Sunday, March 4, 2012

ICD-9 Coding Overview


ICD-9 (International Classification of Diseases 9th Revision) codes are diagnosis and status codes. These tell why the patient went to the doctor’s office. There are three main types of diagnosis codes. They are:

Numeric codes (000-999.99) which are used for problems, illnesses or injuries

V codes are used to indicate a status such as pregnancy, exposure to an illness (that the patient has no symptoms of contracting but needs checking), high-risk behavior, or a significant medical history or family history. You can see that these are not sicknesses but need to be checked on by a doctor

E codes are external causes. An external cause is the reason behind an illness or injury. An example would be a diagnosis (numeric code) indicating a cut (laceration) on the forehead, the E code would tell us how it happened for example a car accident. Since E codes are used to explain another diagnosis they cannot be the first diagnosis and they cannot be used alone.

ICD-9 coding is very simple, but requires accuracy. Assigning an incorrect diagnosis to a patient can label the patient with a disease that they don’t really have. Mislabeling can result in problems for the patient getting life insurance or health insurance coverage.

Although this report’s purpose is not to prepare you for a coding certification, a brief description on reading the ICD-9 book is in order. I highly recommend that the reader study coding prior to trying to do any coding.

The ICD-9 book is divided in to two. The first section at the front of the book is an alphabetical listing of diagnosis words. The second section is the numeric listing of the diagnosis ordered by their assigned code. In order to select the correct code you must first look up the words in the alphabetical listing then reference the numeric listing for the actual, full code description and additional code details.

If you have an ICD-9, open it up and look in the alphabetical index for the word diabetes. You should find a reference to the 250 section of the numeric section. Now refer to the numeric listing for the 250 codes. There are a lot of diabetes codes for one single disease! Look at the codes you will see most of them have two digits after a period making the diabetes codes 5 numbers (250.XX). The additional digits after the period explain the condition further. Read the descriptions to get an idea of what I mean. 

Now look at the code 250 (no additional digits), notice that there is a little (4) next to the code, this indicates that a 4th digit is required. Notice next that the code 250.0 has a little (5) next to it, this means that it needs a 5th digit. The code 250 is a disease classification for diabetes, the 4th digit is the sub-classification indicating the type of diabetes (juvenile or adult onset a.k.a. type 1 or type II) and the 5th digit tells you of any manifestations or problems resulting from the disease.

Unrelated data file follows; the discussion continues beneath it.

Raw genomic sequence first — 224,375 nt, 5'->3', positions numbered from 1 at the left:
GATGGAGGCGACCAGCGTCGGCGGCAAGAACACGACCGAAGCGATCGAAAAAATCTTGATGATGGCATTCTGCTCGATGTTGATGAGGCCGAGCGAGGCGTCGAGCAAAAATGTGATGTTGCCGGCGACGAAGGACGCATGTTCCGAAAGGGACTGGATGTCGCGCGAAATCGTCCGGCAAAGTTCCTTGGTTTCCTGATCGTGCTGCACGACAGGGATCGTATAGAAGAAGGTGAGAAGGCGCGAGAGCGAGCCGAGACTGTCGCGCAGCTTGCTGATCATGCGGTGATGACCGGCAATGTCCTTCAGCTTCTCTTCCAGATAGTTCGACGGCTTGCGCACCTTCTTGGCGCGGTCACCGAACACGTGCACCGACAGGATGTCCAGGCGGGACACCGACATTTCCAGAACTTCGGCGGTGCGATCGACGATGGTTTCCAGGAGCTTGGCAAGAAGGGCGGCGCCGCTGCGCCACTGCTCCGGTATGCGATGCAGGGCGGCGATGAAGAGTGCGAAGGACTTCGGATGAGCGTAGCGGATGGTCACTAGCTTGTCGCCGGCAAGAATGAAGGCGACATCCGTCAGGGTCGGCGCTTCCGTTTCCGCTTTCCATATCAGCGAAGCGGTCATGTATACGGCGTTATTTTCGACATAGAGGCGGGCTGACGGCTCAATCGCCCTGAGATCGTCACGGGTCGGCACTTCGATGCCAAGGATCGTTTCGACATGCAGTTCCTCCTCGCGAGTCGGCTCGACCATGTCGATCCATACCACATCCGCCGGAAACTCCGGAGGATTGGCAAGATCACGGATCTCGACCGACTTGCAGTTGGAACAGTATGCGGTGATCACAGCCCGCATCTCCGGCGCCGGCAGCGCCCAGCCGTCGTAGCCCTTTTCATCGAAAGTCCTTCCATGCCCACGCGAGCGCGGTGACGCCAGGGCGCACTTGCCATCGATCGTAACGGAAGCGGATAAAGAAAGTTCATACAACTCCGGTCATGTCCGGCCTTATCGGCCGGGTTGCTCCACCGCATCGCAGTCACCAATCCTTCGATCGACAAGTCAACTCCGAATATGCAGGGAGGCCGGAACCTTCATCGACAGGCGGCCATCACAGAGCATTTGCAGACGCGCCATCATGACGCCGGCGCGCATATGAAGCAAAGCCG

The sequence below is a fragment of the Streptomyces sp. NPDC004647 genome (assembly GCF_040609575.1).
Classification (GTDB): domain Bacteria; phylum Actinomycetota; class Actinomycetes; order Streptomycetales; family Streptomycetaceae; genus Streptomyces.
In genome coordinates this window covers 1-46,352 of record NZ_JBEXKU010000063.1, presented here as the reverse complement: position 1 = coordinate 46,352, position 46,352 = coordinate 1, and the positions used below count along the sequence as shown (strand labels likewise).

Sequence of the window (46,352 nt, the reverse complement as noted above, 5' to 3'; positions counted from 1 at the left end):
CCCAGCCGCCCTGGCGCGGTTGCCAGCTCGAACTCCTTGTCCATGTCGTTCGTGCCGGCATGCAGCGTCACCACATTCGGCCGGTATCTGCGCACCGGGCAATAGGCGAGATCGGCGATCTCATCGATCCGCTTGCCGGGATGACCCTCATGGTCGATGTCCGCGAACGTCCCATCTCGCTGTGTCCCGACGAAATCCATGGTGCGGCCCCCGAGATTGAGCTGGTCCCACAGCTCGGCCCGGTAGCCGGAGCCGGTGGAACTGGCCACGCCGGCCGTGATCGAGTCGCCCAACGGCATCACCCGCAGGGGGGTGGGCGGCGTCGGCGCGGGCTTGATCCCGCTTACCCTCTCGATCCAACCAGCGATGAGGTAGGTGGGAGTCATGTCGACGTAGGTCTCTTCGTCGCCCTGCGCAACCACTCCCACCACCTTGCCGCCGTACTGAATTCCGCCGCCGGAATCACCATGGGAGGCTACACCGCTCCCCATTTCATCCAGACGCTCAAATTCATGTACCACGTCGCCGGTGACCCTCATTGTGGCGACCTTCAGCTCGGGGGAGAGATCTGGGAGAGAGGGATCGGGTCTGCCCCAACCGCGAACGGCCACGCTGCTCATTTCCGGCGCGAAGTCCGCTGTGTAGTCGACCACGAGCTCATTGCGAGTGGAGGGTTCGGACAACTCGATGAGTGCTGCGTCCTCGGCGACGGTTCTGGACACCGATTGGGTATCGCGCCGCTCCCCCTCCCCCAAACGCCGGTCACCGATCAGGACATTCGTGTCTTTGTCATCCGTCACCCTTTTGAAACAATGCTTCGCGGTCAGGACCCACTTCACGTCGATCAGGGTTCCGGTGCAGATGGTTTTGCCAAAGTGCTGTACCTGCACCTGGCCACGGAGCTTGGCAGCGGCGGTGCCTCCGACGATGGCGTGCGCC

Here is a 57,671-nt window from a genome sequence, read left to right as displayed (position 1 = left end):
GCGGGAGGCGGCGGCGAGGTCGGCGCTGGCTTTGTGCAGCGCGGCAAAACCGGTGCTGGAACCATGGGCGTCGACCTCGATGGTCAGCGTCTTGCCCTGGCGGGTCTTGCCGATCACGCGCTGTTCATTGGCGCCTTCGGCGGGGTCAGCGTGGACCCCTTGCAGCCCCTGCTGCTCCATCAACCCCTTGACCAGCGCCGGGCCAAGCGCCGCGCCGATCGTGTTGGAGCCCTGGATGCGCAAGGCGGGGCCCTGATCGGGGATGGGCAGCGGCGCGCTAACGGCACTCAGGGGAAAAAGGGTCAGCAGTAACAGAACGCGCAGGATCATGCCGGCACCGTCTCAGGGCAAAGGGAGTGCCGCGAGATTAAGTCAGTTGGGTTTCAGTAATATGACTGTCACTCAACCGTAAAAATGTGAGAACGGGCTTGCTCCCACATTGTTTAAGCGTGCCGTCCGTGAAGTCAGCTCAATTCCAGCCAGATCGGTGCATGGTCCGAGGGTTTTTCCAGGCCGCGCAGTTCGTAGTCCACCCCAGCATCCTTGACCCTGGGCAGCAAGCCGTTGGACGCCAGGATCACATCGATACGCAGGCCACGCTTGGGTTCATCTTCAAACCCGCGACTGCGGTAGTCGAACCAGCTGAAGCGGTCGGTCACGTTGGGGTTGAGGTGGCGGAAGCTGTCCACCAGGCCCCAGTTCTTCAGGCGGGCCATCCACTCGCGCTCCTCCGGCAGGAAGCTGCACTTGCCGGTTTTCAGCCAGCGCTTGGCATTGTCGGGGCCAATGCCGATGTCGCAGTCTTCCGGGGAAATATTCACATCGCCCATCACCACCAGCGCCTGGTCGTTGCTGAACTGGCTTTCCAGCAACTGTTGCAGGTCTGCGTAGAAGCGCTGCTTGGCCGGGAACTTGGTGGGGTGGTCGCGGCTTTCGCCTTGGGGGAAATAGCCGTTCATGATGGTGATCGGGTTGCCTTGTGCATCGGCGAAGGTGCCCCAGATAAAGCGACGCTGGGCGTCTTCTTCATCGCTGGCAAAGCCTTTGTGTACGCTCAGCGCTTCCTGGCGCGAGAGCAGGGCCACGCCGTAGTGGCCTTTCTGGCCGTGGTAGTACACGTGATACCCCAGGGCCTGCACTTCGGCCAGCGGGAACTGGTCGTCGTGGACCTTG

In billing it is imperative to complete the diagnosis code to the highest level of specificity meaning use all possible digits as indicated by the presents of the little 4 or 5 if applicable. Now look up the code 496 in the numeric listing, note that there is no little 4 or 5. Code 496 is fully specific without any more digits. The example of code 496 is to show you that not all codes need additional digits but if there is a little 4 or 5 you must code using those digits.

Q. So what happens if you do not use the additional digits?
A. The medical bill (claim) will not pay and the insurance rejection will say something about the code not being specific enough or truncated. Truncated means shortened or reduced.

Q. But what if you don’t know the additional details about the condition that are required to choose a more specific code?
A. You have two options. First you can ask the provider to be more specific, show the provider the ICD-9 book and ask them to clarify based on your options. Second option is NOS or NEC. NOS means not otherwise specified by the doctor and NEC means not elsewhere classified within ICD-9. These can be used to indicate that missing information. It is often indicated by the presents of a 0 or a 9 as the final digit after the period in a code. Be careful though, because NOS codes are not always acceptable for an insurance to consider payment on a claim.

Q. What if the options for the extended digits don’t have the sub-classification or manifestation that I need to report the condition?
A. After you have double checked that the correct digit does not exist and verified it with the provider you may opt to use an NEC code. NEC means not elsewhere classified.

ICD-9 coding hints
  • Most importantly in ICD-9 coding, you must read. There are very important notes and rules associated with codes that must be followed. Some codes cannot be used alone, or without another code and some code descriptions will appear similar on initial review. Take careful note of the sub-classifications, manifestations and conditions that are included and excluded from a particular code.
  • Never code or bill using diagnosis that the provider describes as “possible”, “probable” or “rule out”. Only use the conditions, diseases or symptoms that are confirmed.
  • Do not use an “E” code as a primary diagnosis (the first one)
  •  Be sure that the diagnosis justifies the procedure performed (this is called medical necessity and we will talk more on this later). 

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